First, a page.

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MULTIMEDIA PRESENTATION LATENCY MINIMIZATION
This application is a continuation under 37 CFR 1.53(b) of U.S. patent application Ser. No. 09/205,875, titled “Multimedia Presentation Latency Minimization”, filed on Dec. 4, 1998, now U.S. Pat. No. 6,637,031 commonly assigned hereto, and hereby incorporated by reference.
The present invention relates generally to multimedia communications and more specifically to latency minimization for on-demand interactive multimedia applications.
COPYRIGHT NOTICE/ PERMISSION
A portion of the disclosure of this patent document contains material which is subject to copyright protection. The copyright owner has no objection to the facsimile reproduction by anyone of the patent document or the patent disclosure as it appears in the Patent and Trademark Office patent file or records, but otherwise reserves all copyright rights whatsoever. The following notice applies to the software and data as described below and in the drawing hereto: Copyright© 1 998, Microsoft Corporation, All Rights Reserved.
Infonnation presentation over the Intemet is changing dramatically. New time-varying multimedia content is now being brought to the Intemet, and in particular to the World Wide Web (the web), in addition to textual HTML pages and still graphics. Here, time-varying multimedia content refers to sound, video, animated graphics, or any other medium that evolves as a firnction of elapsed time, alone or in combination. In many situations, instant delivery and presentation of such multimedia content, on demand, is desired.
“On-demand” is a tenn for a wide set of technologies that enable individuals to select multimedia content from a central server for instant delivery and presentation on a client (computer or television). For example, video-on-demand can be used for entertaimnent (ordering movies transmitted digitally), education (viewing training videos) and browsing (viewing informative audiovisual material on a web page) to name a few examples.
Users are generally connected to the Internet by a comrnunications link of limited bandwidth, such as a 56 kilo bits per second (Kbps) modem or an integrated services digital network (ISDN) cormection. Even corporate users are usually limited to a fraction of the 1 .544 mega bits per second (Mbps) T-1 carrier rates. This bandwidth limitation provides a challenge to on-demand systems: it may be impossible to transmit a large amount of image or video data over a limited bandwidth in the short amount of time required for “instant delivery and presentation.” Downloading a large image or video may take hours before presentation can begin. As a consequence, special techniques have been developed for on-demand processing of large images and video.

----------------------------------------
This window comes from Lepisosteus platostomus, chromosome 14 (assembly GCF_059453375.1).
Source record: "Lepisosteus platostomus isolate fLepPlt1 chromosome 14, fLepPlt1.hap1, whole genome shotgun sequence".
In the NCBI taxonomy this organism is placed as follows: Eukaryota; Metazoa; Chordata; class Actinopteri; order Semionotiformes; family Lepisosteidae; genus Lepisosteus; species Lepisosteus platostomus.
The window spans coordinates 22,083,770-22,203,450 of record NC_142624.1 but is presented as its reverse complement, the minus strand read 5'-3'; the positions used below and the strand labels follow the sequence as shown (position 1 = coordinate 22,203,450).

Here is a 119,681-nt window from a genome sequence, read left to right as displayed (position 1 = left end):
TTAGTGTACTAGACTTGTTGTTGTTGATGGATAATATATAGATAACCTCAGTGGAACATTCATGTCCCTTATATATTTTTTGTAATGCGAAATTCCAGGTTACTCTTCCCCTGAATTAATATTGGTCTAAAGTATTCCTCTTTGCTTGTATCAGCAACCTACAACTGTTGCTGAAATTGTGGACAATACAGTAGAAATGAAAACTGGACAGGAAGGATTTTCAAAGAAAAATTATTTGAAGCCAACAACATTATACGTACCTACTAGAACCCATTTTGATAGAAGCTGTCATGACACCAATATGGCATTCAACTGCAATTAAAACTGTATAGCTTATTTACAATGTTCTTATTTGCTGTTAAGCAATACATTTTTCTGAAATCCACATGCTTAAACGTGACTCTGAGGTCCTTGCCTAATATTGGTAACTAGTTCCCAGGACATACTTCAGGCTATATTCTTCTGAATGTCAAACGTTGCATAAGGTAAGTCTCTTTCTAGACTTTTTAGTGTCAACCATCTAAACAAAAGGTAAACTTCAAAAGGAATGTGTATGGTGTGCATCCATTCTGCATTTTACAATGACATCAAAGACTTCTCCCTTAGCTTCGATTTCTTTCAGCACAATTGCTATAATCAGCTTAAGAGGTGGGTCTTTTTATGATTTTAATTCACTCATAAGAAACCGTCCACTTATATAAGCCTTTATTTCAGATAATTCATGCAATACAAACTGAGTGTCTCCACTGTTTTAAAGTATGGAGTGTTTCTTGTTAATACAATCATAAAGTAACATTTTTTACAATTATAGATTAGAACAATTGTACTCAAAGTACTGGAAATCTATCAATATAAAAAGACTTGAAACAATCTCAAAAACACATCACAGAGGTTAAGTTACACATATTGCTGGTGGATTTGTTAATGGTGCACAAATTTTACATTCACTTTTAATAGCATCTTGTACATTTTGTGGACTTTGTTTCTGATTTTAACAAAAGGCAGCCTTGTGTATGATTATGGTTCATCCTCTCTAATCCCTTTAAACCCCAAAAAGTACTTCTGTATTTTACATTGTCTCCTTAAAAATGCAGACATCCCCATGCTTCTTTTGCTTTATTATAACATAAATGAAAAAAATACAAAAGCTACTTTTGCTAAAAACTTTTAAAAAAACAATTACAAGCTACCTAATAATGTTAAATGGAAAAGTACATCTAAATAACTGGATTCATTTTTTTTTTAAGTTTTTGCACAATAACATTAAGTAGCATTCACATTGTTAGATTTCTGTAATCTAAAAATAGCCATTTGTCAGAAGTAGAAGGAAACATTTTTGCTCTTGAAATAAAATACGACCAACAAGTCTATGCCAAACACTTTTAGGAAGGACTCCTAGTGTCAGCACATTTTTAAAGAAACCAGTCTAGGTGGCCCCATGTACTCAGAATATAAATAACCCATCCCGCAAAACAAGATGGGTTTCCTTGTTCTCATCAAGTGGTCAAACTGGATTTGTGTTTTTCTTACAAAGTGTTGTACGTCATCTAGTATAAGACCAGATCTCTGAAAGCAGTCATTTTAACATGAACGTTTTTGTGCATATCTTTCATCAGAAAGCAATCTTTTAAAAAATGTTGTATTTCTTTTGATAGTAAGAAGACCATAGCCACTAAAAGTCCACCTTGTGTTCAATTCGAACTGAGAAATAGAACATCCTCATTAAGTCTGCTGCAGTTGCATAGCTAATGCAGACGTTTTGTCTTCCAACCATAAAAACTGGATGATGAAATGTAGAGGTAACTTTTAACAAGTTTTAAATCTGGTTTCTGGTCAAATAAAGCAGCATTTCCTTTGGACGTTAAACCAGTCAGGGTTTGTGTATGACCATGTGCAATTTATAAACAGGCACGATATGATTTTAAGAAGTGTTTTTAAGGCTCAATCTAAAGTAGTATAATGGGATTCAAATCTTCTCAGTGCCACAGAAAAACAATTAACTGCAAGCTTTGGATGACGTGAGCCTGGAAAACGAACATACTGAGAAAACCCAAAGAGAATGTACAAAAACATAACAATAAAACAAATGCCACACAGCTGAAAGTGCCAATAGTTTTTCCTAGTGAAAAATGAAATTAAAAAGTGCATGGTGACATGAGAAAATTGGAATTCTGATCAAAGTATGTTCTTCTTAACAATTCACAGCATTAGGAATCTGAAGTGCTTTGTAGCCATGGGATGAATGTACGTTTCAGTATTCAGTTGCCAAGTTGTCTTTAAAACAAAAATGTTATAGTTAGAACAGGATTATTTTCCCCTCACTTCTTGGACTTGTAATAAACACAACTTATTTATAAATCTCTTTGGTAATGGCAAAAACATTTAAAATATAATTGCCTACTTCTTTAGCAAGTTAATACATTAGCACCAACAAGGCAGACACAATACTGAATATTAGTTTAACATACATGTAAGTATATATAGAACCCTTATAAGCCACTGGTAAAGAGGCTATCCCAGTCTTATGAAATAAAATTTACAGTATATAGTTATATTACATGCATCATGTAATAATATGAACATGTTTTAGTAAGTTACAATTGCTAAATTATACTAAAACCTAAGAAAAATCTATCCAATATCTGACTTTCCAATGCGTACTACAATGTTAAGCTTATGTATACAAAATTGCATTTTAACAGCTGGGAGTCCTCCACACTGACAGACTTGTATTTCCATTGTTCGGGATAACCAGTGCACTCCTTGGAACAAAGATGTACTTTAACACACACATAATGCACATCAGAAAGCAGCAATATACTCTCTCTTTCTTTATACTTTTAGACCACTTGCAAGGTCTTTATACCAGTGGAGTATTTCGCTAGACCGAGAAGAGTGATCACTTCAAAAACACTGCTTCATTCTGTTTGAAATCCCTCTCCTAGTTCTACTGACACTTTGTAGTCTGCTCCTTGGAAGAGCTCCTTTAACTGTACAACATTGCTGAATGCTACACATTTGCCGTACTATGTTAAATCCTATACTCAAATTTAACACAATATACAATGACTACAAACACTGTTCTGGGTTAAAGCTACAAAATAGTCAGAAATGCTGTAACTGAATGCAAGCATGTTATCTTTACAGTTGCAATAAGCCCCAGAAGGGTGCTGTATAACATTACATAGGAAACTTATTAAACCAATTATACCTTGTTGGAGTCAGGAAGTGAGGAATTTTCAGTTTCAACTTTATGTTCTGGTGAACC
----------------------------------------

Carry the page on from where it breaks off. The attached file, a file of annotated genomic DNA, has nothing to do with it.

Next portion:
A technique for providing large images on demand over a communications link with limited bandwidth is progressive image transmission. In progressive image transmission, each image is encoded, or compressed, in layers, like an onion. The first (core) layer, or base layer, represents a low-resolution version of the image. Successive layers represent succes
sively higher resolution versions of the image. The server transmits the layers in order, starting from the base layer. The client receives the base layer, and instantly presents to the user a low-resolution version of the image. The client presents higher resolution versions of the image as the successive layers are received. Progressive image transmission enables the user to interact with the server instantly, with low delay, or low latency. For example, progressive image transmission enables a user to browse through a large database of images, quickly aborting the transmission of the unwanted images before they are completely downloaded to the client.